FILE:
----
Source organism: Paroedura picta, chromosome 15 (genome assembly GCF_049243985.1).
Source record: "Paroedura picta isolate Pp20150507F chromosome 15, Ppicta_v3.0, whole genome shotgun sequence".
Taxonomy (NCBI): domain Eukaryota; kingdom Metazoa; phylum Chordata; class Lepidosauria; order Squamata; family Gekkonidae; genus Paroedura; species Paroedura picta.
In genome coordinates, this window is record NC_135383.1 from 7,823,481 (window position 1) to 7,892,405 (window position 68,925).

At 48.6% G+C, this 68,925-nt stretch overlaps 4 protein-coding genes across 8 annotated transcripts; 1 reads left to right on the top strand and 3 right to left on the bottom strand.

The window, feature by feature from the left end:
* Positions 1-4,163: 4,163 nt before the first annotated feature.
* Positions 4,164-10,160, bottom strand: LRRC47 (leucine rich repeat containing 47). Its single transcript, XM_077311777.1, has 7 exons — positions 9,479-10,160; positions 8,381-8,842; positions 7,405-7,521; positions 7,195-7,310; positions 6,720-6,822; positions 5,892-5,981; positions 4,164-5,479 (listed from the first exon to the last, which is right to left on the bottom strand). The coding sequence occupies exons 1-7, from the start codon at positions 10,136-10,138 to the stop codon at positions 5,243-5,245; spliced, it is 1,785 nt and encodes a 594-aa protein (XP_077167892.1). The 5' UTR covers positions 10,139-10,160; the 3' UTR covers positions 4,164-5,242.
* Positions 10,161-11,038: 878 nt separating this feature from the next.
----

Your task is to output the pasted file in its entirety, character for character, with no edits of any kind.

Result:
Source organism: Paroedura picta, chromosome 15 (genome assembly GCF_049243985.1).
Source record: "Paroedura picta isolate Pp20150507F chromosome 15, Ppicta_v3.0, whole genome shotgun sequence".
Taxonomy (NCBI): domain Eukaryota; kingdom Metazoa; phylum Chordata; class Lepidosauria; order Squamata; family Gekkonidae; genus Paroedura; species Paroedura picta.
In genome coordinates, this window is record NC_135383.1 from 7,823,481 (window position 1) to 7,892,405 (window position 68,925).

At 48.6% G+C, this 68,925-nt stretch overlaps 4 protein-coding genes across 8 annotated transcripts; 1 reads left to right on the top strand and 3 right to left on the bottom strand.

The window, feature by feature from the left end:
* Positions 1-4,163: 4,163 nt before the first annotated feature.
* Positions 4,164-10,160, bottom strand: LRRC47 (leucine rich repeat containing 47). Its single transcript, XM_077311777.1, has 7 exons — positions 9,479-10,160; positions 8,381-8,842; positions 7,405-7,521; positions 7,195-7,310; positions 6,720-6,822; positions 5,892-5,981; positions 4,164-5,479 (listed from the first exon to the last, which is right to left on the bottom strand). The coding sequence occupies exons 1-7, from the start codon at positions 10,136-10,138 to the stop codon at positions 5,243-5,245; spliced, it is 1,785 nt and encodes a 594-aa protein (XP_077167892.1). The 5' UTR covers positions 10,139-10,160; the 3' UTR covers positions 4,164-5,242.
* Positions 10,161-11,038: 878 nt separating this feature from the next.